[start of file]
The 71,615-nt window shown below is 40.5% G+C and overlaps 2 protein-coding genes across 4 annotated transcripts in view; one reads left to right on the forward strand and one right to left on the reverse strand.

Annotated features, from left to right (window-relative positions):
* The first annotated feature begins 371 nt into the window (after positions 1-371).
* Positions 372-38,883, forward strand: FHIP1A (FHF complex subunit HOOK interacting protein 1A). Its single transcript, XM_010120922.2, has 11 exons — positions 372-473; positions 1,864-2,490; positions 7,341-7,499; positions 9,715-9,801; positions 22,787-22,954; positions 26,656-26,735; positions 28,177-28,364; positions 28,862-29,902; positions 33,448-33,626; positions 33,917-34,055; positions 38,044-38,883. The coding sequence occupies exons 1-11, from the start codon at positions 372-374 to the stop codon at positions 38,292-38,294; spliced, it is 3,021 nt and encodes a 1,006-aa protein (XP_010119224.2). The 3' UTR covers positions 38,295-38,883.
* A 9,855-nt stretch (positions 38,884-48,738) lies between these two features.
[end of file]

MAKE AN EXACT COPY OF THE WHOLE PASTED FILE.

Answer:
The 71,615-nt window shown below is 40.5% G+C and overlaps 2 protein-coding genes across 4 annotated transcripts in view; one reads left to right on the forward strand and one right to left on the reverse strand.

Annotated features, from left to right (window-relative positions):
* The first annotated feature begins 371 nt into the window (after positions 1-371).
* Positions 372-38,883, forward strand: FHIP1A (FHF complex subunit HOOK interacting protein 1A). Its single transcript, XM_010120922.2, has 11 exons — positions 372-473; positions 1,864-2,490; positions 7,341-7,499; positions 9,715-9,801; positions 22,787-22,954; positions 26,656-26,735; positions 28,177-28,364; positions 28,862-29,902; positions 33,448-33,626; positions 33,917-34,055; positions 38,044-38,883. The coding sequence occupies exons 1-11, from the start codon at positions 372-374 to the stop codon at positions 38,292-38,294; spliced, it is 3,021 nt and encodes a 1,006-aa protein (XP_010119224.2). The 3' UTR covers positions 38,295-38,883.
* A 9,855-nt stretch (positions 38,884-48,738) lies between these two features.